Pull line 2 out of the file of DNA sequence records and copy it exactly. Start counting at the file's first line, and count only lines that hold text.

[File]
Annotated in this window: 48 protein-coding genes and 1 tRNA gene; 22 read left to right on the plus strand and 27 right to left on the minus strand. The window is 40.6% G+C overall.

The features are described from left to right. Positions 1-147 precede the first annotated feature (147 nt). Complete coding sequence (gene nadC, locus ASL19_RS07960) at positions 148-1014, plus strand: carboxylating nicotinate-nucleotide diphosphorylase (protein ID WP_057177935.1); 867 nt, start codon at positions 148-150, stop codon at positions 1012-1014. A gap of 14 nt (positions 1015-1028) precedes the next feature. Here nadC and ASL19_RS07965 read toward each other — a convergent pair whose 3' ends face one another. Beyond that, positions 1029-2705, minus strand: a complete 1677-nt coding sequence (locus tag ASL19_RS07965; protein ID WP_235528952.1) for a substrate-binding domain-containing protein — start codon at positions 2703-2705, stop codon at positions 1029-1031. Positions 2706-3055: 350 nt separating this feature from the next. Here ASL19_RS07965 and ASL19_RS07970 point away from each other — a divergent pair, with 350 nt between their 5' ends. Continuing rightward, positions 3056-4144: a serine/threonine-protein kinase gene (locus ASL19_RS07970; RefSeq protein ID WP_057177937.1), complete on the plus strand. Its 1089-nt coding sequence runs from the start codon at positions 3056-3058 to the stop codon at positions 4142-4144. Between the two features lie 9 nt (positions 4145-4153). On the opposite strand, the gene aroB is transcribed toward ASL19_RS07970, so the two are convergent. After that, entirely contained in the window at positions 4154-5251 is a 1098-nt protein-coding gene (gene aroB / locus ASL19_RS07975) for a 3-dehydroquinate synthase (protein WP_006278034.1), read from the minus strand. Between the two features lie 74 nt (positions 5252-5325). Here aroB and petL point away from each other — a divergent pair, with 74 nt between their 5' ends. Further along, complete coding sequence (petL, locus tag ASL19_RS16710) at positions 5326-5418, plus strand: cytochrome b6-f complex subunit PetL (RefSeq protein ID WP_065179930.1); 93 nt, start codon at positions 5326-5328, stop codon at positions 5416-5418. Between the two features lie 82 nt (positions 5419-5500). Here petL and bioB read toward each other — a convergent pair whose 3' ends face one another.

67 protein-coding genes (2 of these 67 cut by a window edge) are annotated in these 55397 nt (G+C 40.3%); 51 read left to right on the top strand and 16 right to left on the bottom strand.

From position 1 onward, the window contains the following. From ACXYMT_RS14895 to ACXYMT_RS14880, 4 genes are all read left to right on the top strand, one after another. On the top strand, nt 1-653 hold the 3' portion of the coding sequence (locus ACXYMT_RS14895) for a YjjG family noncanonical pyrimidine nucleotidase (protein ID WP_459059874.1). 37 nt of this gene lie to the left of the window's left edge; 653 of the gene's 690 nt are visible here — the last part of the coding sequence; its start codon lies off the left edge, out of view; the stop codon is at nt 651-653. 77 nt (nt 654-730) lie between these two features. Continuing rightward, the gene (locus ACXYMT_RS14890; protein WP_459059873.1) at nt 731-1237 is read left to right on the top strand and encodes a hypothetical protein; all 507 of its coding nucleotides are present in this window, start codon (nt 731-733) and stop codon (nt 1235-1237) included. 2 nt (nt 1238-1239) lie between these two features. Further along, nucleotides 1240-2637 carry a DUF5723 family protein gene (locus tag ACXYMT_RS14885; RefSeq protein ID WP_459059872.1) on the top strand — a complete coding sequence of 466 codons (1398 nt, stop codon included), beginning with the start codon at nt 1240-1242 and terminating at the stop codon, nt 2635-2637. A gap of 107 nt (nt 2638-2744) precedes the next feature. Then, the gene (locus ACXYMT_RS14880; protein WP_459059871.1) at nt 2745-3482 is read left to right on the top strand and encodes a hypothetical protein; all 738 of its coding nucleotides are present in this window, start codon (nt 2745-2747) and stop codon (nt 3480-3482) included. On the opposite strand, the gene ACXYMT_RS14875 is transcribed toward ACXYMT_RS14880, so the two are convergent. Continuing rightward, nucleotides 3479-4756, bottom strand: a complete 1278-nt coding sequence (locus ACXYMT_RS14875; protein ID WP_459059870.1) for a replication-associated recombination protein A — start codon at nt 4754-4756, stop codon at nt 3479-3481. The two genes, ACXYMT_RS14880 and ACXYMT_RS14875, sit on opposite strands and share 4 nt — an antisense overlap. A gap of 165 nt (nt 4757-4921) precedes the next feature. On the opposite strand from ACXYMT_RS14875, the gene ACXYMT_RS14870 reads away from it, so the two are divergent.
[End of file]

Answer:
The features are described from left to right. Positions 1-147 precede the first annotated feature (147 nt). Complete coding sequence (gene nadC, locus ASL19_RS07960) at positions 148-1014, plus strand: carboxylating nicotinate-nucleotide diphosphorylase (protein ID WP_057177935.1); 867 nt, start codon at positions 148-150, stop codon at positions 1012-1014. A gap of 14 nt (positions 1015-1028) precedes the next feature. Here nadC and ASL19_RS07965 read toward each other — a convergent pair whose 3' ends face one another. Beyond that, positions 1029-2705, minus strand: a complete 1677-nt coding sequence (locus tag ASL19_RS07965; protein ID WP_235528952.1) for a substrate-binding domain-containing protein — start codon at positions 2703-2705, stop codon at positions 1029-1031. Positions 2706-3055: 350 nt separating this feature from the next. Here ASL19_RS07965 and ASL19_RS07970 point away from each other — a divergent pair, with 350 nt between their 5' ends. Continuing rightward, positions 3056-4144: a serine/threonine-protein kinase gene (locus ASL19_RS07970; RefSeq protein ID WP_057177937.1), complete on the plus strand. Its 1089-nt coding sequence runs from the start codon at positions 3056-3058 to the stop codon at positions 4142-4144. Between the two features lie 9 nt (positions 4145-4153). On the opposite strand, the gene aroB is transcribed toward ASL19_RS07970, so the two are convergent. After that, entirely contained in the window at positions 4154-5251 is a 1098-nt protein-coding gene (gene aroB / locus ASL19_RS07975) for a 3-dehydroquinate synthase (protein WP_006278034.1), read from the minus strand. Between the two features lie 74 nt (positions 5252-5325). Here aroB and petL point away from each other — a divergent pair, with 74 nt between their 5' ends. Further along, complete coding sequence (petL, locus tag ASL19_RS16710) at positions 5326-5418, plus strand: cytochrome b6-f complex subunit PetL (RefSeq protein ID WP_065179930.1); 93 nt, start codon at positions 5326-5328, stop codon at positions 5416-5418. Between the two features lie 82 nt (positions 5419-5500). Here petL and bioB read toward each other — a convergent pair whose 3' ends face one another.